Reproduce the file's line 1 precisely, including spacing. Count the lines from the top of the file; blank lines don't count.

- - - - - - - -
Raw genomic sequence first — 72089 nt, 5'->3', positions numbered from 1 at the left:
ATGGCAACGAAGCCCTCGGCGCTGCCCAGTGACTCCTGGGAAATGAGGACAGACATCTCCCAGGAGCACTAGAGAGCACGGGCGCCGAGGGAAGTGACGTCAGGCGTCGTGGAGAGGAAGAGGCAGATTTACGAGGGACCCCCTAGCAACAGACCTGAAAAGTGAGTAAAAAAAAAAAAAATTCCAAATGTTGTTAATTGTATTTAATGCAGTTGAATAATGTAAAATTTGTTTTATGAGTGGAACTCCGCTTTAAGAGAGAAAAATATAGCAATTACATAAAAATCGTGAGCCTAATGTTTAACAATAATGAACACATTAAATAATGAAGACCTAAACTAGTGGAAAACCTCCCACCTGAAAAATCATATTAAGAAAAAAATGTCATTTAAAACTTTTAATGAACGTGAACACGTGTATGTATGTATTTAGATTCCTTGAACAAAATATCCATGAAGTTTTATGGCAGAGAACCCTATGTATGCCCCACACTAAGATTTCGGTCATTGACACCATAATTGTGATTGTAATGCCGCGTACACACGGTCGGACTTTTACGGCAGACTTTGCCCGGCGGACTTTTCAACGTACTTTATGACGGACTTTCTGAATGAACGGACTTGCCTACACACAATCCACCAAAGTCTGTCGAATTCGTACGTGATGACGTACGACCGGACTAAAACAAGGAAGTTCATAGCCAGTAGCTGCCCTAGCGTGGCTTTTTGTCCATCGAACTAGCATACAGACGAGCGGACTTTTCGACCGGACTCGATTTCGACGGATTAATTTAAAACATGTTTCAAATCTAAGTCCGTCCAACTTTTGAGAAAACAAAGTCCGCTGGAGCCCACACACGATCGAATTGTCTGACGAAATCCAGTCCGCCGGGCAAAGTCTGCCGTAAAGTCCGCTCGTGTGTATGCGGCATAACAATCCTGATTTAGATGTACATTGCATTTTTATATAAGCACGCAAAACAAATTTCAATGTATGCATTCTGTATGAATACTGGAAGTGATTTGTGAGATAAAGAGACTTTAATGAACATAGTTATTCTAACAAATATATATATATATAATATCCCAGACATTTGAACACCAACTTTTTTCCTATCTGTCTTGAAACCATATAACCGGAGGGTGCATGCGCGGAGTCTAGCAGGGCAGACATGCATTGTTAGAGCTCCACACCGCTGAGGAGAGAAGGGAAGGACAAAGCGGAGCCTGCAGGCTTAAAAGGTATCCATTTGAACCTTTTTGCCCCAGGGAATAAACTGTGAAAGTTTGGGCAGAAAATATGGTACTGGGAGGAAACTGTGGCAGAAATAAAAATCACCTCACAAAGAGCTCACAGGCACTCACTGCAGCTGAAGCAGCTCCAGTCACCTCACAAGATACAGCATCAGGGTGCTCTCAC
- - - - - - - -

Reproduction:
Raw genomic sequence first — 72089 nt, 5'->3', positions numbered from 1 at the left: